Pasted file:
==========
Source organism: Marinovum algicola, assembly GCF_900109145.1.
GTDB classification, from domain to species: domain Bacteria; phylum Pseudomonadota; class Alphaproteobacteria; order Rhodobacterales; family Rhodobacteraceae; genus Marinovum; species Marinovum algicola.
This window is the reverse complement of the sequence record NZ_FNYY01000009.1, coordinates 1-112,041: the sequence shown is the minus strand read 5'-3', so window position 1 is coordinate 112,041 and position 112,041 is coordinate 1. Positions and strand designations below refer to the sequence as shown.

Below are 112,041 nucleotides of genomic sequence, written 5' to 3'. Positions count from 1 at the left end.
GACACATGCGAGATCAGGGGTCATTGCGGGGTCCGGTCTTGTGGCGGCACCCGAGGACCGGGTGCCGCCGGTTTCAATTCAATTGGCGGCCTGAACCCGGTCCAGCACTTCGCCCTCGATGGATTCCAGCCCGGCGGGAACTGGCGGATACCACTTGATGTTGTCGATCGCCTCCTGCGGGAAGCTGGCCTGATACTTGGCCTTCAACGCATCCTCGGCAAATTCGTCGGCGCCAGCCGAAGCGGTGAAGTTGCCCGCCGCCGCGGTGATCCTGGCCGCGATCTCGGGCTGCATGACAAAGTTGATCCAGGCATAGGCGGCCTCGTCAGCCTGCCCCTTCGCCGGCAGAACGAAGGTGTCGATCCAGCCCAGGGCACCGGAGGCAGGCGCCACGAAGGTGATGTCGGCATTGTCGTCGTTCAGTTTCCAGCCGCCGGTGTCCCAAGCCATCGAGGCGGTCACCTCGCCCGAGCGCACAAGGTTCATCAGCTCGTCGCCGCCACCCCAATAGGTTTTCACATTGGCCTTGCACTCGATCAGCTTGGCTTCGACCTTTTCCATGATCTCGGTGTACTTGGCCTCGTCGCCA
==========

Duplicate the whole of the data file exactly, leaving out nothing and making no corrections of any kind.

Source organism: Marinovum algicola, assembly GCF_900109145.1.
GTDB classification, from domain to species: domain Bacteria; phylum Pseudomonadota; class Alphaproteobacteria; order Rhodobacterales; family Rhodobacteraceae; genus Marinovum; species Marinovum algicola.
This window is the reverse complement of the sequence record NZ_FNYY01000009.1, coordinates 1-112,041: the sequence shown is the minus strand read 5'-3', so window position 1 is coordinate 112,041 and position 112,041 is coordinate 1. Positions and strand designations below refer to the sequence as shown.

Below are 112,041 nucleotides of genomic sequence, written 5' to 3'. Positions count from 1 at the left end.
GACACATGCGAGATCAGGGGTCATTGCGGGGTCCGGTCTTGTGGCGGCACCCGAGGACCGGGTGCCGCCGGTTTCAATTCAATTGGCGGCCTGAACCCGGTCCAGCACTTCGCCCTCGATGGATTCCAGCCCGGCGGGAACTGGCGGATACCACTTGATGTTGTCGATCGCCTCCTGCGGGAAGCTGGCCTGATACTTGGCCTTCAACGCATCCTCGGCAAATTCGTCGGCGCCAGCCGAAGCGGTGAAGTTGCCCGCCGCCGCGGTGATCCTGGCCGCGATCTCGGGCTGCATGACAAAGTTGATCCAGGCATAGGCGGCCTCGTCAGCCTGCCCCTTCGCCGGCAGAACGAAGGTGTCGATCCAGCCCAGGGCACCGGAGGCAGGCGCCACGAAGGTGATGTCGGCATTGTCGTCGTTCAGTTTCCAGCCGCCGGTGTCCCAAGCCATCGAGGCGGTCACCTCGCCCGAGCGCACAAGGTTCATCAGCTCGTCGCCGCCACCCCAATAGGTTTTCACATTGGCCTTGCACTCGATCAGCTTGGCTTCGACCTTTTCCATGATCTCGGTGTACTTGGCCTCGTCGCCA